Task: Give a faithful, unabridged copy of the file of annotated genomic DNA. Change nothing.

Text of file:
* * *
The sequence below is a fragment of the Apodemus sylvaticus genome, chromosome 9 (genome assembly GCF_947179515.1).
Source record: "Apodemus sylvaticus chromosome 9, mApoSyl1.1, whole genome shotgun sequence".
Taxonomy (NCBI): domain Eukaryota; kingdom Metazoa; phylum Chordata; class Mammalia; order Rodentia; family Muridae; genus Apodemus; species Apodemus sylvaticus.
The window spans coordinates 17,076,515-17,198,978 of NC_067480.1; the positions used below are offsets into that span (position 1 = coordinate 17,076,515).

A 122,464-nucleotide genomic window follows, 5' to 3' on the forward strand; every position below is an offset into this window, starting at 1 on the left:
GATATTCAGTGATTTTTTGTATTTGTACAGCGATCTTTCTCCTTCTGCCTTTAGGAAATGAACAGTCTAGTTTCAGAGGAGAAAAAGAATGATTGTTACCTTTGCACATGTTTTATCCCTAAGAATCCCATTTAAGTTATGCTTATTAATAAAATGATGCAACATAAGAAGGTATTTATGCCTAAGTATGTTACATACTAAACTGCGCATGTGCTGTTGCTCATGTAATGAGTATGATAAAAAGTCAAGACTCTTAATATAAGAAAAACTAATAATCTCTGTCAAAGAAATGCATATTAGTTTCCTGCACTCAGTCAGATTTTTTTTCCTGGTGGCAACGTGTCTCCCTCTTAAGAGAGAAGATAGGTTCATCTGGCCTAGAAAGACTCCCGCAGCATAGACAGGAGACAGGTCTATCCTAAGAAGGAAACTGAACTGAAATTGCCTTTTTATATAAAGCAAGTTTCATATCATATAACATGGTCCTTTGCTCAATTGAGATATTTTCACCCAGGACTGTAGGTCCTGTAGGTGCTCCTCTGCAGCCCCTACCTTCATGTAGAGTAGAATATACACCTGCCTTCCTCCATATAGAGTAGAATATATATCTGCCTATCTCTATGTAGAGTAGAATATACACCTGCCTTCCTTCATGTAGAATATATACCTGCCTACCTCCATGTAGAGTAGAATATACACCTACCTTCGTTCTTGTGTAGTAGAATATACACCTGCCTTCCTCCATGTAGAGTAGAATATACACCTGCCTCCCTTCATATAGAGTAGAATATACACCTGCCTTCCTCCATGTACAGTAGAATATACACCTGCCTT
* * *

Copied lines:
The sequence below is a fragment of the Apodemus sylvaticus genome, chromosome 9 (genome assembly GCF_947179515.1).
Source record: "Apodemus sylvaticus chromosome 9, mApoSyl1.1, whole genome shotgun sequence".
Taxonomy (NCBI): domain Eukaryota; kingdom Metazoa; phylum Chordata; class Mammalia; order Rodentia; family Muridae; genus Apodemus; species Apodemus sylvaticus.
The window spans coordinates 17,076,515-17,198,978 of NC_067480.1; the positions used below are offsets into that span (position 1 = coordinate 17,076,515).

A 122,464-nucleotide genomic window follows, 5' to 3' on the forward strand; every position below is an offset into this window, starting at 1 on the left:
GATATTCAGTGATTTTTTGTATTTGTACAGCGATCTTTCTCCTTCTGCCTTTAGGAAATGAACAGTCTAGTTTCAGAGGAGAAAAAGAATGATTGTTACCTTTGCACATGTTTTATCCCTAAGAATCCCATTTAAGTTATGCTTATTAATAAAATGATGCAACATAAGAAGGTATTTATGCCTAAGTATGTTACATACTAAACTGCGCATGTGCTGTTGCTCATGTAATGAGTATGATAAAAAGTCAAGACTCTTAATATAAGAAAAACTAATAATCTCTGTCAAAGAAATGCATATTAGTTTCCTGCACTCAGTCAGATTTTTTTTCCTGGTGGCAACGTGTCTCCCTCTTAAGAGAGAAGATAGGTTCATCTGGCCTAGAAAGACTCCCGCAGCATAGACAGGAGACAGGTCTATCCTAAGAAGGAAACTGAACTGAAATTGCCTTTTTATATAAAGCAAGTTTCATATCATATAACATGGTCCTTTGCTCAATTGAGATATTTTCACCCAGGACTGTAGGTCCTGTAGGTGCTCCTCTGCAGCCCCTACCTTCATGTAGAGTAGAATATACACCTGCCTTCCTCCATATAGAGTAGAATATATATCTGCCTATCTCTATGTAGAGTAGAATATACACCTGCCTTCCTTCATGTAGAATATATACCTGCCTACCTCCATGTAGAGTAGAATATACACCTACCTTCGTTCTTGTGTAGTAGAATATACACCTGCCTTCCTCCATGTAGAGTAGAATATACACCTGCCTCCCTTCATATAGAGTAGAATATACACCTGCCTTCCTCCATGTACAGTAGAATATACACCTGCCTT